Generally, the way that Linux distributions handle software is quite different from the Windows way. Most distros (not all) have repositories where installation files designed for that distribution are kept. There are official repositories maintained by the distro and unofficial repositories maintained by third-parties.
In addition, you can download individual programs in the package format for your distro from some sites. For example, the Opera browser offers programs in *.deb (Debian format), *.rpm (Red Had format), and *.tar.gz (generic compressed file). You can also "compile from sources," which means you download the source code, usually in a *.tar.gz file, and instruct your system to compile it into installable format, then make an installable file, then install the program (the command sequence is usually
but sometimes ./configure is not needed.)
"No packages found" means that there are no packages in the software repositories in the software repository list on your computer.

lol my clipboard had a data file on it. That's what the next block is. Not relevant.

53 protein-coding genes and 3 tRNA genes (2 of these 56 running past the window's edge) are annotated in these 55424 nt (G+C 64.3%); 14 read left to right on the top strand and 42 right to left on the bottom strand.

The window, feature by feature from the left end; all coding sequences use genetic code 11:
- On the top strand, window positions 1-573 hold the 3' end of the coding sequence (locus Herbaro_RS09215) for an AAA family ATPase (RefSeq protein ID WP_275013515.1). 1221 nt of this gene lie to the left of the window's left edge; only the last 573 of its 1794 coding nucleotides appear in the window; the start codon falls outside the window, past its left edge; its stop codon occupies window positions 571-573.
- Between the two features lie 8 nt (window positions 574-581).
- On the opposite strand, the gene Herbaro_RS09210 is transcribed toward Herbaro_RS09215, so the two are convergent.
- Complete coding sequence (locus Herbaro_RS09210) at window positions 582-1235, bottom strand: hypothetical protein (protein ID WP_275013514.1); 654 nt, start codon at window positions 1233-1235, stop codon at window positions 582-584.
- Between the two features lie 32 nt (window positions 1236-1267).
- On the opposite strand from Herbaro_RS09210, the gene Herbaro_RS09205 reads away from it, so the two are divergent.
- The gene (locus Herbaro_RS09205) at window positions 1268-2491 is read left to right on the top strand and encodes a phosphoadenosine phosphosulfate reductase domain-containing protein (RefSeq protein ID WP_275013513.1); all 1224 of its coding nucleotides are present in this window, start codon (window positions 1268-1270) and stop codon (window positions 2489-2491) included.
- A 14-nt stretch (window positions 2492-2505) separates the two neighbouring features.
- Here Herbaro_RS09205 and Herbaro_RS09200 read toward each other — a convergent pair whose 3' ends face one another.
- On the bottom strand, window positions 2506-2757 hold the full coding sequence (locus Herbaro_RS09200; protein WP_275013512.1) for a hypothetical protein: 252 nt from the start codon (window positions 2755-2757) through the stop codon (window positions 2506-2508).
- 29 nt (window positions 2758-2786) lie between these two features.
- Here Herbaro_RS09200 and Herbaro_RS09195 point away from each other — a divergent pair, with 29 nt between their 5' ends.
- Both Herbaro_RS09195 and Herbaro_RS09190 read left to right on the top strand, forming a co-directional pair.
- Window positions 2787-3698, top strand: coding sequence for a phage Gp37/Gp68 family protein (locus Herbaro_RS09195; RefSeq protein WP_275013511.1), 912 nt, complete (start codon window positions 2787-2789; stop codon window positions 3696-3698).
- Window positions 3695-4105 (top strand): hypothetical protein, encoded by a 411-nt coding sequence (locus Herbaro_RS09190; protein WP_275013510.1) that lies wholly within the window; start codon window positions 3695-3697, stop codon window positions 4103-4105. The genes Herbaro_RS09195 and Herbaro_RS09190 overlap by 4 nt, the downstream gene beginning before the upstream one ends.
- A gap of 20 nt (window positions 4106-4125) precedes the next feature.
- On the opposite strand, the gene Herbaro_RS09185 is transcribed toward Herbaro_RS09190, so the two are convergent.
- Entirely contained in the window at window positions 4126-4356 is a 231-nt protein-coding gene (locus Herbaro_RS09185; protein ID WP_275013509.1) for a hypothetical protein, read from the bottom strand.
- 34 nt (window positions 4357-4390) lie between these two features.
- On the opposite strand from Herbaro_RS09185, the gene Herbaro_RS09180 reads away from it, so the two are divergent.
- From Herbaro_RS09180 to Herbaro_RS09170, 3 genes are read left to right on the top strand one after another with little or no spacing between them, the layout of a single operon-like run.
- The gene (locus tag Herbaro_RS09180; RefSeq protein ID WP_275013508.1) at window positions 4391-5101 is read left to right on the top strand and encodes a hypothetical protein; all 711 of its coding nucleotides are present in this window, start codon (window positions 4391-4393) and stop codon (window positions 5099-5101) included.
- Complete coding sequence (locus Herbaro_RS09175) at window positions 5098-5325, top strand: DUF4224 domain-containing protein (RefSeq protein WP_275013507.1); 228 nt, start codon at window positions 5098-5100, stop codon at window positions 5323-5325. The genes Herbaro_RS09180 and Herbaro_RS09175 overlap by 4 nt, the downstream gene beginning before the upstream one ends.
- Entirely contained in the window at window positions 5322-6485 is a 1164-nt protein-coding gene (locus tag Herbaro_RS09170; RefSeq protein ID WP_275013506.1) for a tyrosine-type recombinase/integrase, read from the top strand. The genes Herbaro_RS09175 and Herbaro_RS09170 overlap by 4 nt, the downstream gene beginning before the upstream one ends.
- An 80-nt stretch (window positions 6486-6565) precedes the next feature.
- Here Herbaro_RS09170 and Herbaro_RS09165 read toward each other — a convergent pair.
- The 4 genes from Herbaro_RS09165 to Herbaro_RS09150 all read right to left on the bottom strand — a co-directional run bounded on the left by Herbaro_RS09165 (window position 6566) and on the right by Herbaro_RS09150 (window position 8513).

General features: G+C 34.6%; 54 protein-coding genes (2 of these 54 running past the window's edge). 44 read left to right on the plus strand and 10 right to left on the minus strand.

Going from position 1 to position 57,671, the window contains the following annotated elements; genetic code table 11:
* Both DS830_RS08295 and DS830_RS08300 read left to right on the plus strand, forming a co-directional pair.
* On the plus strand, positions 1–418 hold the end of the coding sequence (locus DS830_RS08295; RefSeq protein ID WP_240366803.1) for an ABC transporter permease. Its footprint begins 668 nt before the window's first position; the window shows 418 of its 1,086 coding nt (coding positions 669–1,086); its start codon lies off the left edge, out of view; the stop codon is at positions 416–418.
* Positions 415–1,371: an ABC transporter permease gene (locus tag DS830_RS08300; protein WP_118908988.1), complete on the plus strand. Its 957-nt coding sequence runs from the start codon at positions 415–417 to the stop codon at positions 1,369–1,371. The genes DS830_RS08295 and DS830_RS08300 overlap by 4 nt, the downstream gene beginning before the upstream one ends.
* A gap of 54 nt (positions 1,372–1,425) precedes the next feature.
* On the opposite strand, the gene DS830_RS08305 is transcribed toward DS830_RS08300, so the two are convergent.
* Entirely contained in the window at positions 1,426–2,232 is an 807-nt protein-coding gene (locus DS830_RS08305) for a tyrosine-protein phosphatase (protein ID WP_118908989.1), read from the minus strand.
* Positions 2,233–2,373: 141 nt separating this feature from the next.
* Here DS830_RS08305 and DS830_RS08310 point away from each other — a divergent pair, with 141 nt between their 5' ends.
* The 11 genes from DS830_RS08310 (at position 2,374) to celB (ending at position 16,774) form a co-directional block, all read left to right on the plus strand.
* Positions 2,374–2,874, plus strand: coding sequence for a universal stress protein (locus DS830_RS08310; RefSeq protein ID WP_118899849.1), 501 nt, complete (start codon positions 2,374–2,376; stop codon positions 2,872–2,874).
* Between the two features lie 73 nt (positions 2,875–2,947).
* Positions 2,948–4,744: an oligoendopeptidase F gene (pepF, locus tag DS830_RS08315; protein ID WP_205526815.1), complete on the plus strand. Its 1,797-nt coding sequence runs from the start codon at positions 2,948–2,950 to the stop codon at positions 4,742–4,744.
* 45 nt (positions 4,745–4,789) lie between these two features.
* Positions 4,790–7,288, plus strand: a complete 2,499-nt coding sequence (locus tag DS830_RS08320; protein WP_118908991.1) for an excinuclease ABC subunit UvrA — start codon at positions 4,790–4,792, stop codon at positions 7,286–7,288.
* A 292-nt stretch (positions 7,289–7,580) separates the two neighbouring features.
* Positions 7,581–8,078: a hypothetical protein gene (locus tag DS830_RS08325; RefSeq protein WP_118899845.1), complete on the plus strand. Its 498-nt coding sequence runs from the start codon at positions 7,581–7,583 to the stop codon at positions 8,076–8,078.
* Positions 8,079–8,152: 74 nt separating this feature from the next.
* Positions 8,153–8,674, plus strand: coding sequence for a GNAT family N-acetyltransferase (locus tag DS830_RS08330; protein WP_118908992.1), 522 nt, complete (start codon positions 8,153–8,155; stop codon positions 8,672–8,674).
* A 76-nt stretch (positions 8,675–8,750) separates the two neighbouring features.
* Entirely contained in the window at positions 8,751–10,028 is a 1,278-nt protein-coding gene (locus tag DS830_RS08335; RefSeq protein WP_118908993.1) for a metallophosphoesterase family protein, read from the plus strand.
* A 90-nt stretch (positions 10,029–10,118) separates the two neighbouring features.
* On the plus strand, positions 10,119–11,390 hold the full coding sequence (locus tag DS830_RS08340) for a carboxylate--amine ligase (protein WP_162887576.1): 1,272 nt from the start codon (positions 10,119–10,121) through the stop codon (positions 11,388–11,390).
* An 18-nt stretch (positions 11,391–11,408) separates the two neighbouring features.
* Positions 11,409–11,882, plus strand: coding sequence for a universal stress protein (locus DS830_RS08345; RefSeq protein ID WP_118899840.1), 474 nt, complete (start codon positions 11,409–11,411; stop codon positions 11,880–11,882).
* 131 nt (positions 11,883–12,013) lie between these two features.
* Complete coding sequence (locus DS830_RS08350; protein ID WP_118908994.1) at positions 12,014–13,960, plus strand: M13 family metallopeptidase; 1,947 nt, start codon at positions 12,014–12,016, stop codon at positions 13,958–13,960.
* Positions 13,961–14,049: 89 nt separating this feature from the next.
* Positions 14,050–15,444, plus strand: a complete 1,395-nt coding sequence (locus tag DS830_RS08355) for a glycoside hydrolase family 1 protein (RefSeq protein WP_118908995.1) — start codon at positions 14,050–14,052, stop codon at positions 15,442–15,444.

A *.exe file would be a Windows executable. Windows executables will not run on Linux.
In most cases, there are Linux equivalents to Windows programs--Linux programs that to pretty much the same thing, such as GIMP for Photoshop or Paintshop Pro, Open Office or KOffice for MS Office, more media players than you can count, and so on.
In some cases, a Windows program may be so specialized that a comparable Linux equivalent doesn't exist; this applies primarily to highly complex and specialized programs with very narrow audiences, such as AutoCAD or medical records programs.
Many Windows programs can be made to run under WINE, a program that enables Windows system calls to be translated to Linux-ese and answered by Linux utilities and libraries.
Instead of using apt-get, I would suggest you start the Synaptic Package Manager. It has a GUI and a search function, plus an easy way to change the repository list through the GUI. You could enter "torrent" in the search window and it will list programs, libraries, and utilities related to torrents. You likely already have at least one torrent client included in your Debian installation.
My Debian Lenny came with the Transmission Bit Torrent Client--at least, I think it came with it, since I don't remember installing it.
Here's an earlier LQ thread about Debian repositories:
Linux is not hard, but it is different. There will be a learning curve, but it's worth it.